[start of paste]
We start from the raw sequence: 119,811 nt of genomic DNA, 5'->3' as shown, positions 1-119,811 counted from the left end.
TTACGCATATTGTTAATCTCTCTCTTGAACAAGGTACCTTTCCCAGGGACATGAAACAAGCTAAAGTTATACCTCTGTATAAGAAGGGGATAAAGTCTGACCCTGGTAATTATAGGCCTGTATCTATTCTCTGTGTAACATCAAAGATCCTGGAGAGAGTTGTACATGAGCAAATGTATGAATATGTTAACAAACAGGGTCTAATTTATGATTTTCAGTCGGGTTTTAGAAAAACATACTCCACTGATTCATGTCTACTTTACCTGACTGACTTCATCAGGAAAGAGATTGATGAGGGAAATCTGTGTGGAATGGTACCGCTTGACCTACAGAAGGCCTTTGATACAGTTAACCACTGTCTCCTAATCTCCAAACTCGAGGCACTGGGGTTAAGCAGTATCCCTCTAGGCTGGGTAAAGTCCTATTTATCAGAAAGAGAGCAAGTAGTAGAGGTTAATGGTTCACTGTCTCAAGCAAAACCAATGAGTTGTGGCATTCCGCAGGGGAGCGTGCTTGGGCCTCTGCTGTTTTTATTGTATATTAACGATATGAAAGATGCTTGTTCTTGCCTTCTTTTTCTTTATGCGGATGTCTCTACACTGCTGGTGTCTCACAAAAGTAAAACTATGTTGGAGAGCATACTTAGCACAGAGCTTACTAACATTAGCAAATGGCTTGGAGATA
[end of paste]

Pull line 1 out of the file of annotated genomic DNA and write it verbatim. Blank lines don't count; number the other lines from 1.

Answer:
We start from the raw sequence: 119,811 nt of genomic DNA, 5'->3' as shown, positions 1-119,811 counted from the left end.